Marvin Medina, 23, of Richmond, admitted Dec. 1 that he lied during the preliminary court hearing of Edwin Ramos in June.
Ramos, 23, of El Sobrante, is accused of the June 22, 2008, shooting murders of Tony Bologna, 48, and his sons Michael, 20, and Matthew, 16, in San Francisco's Excelsior District. Ramos is alleged to be a member of the MS-13 street gang.
Ramos, known as "Popeye," has admitted he was at the scene of the shootings, but denied he fired the gun or is a gang member. He said a second man, known as "Flaco," was the shooter. Police haven't been able to locate Flaco.
Medina was called to testify at the hearing because prosecutors believe that a shooting earlier the same day in which Medina was wounded precipitated the attacks on the Bologna family. Police have said the family was mistaken for rival gang members and was killed in an act of retaliation.
On the stand, Medina repeatedly denied that he was an MS-13 member and that he knew Ramos.
"No, to tell the truth, I've never seen him," Medina testified through a Spanish translator June 23. Asked how his phone number ended up on Ramos' cell phone, he answered, "I don't really know."
When prosecutors moved to have him examined for a prominent "MS" tattoo emblazoned on his back, he finally admitted he had been a member, but said he no longer was with the gang.
Asked if he had intentionally lied about having the 8-inch tattoo on his back, Medina answered, "Well it's not like I was lying-lying."
"I'm out of that now," he said of his alleged gang ties.
Medina was arrested after the hearing and has been in custody ever since. He was originally charged with 19 counts of perjury and two counts of being an accessory to murder after the fact, as well as gang allegations.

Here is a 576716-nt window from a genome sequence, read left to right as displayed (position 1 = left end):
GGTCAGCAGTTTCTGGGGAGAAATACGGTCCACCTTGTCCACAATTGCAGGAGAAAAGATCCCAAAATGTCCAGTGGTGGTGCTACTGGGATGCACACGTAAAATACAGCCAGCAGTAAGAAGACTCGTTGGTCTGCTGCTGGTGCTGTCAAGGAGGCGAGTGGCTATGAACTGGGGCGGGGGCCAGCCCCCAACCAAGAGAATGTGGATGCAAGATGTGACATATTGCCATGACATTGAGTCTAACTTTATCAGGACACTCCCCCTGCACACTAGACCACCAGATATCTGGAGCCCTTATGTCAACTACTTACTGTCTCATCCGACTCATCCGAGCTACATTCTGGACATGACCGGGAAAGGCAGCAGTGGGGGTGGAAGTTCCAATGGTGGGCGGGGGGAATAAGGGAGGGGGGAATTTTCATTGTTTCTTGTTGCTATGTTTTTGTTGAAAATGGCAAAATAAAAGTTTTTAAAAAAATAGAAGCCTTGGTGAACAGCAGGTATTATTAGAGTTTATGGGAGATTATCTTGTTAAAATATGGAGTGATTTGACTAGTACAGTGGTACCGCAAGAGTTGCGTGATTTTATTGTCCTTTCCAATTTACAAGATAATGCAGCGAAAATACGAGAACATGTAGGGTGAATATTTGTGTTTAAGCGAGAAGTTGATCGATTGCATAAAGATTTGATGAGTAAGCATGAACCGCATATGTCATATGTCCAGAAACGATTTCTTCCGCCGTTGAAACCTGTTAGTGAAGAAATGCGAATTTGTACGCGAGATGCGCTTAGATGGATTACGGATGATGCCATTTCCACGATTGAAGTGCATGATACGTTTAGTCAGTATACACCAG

On Dec. 1, Medina pleaded guilty to three of the perjury counts related to testifying that he didn't know Flaco, that he had only met Ramos once before the preliminary hearing, and that he was alone when he was shot earlier that day on Cesar Chavez Street in the Mission District.
Medina today received credit for the time he had served in jail until his plea.
According to prosecutor Harry Dorfman, the plea included a declaration that Medina is a material witness in the Ramos case until later this year. A trial date has not been set, and Dorfman said he is also requesting Medina be given a conditional exam to obtain his testimony before the trial.
Dorfman said Medina is still being held on a $1 million bail as a material witness, and a judge will consider the bail issue Friday.
Dorfman said today he worries Medina, a foreign national, may be a flight risk.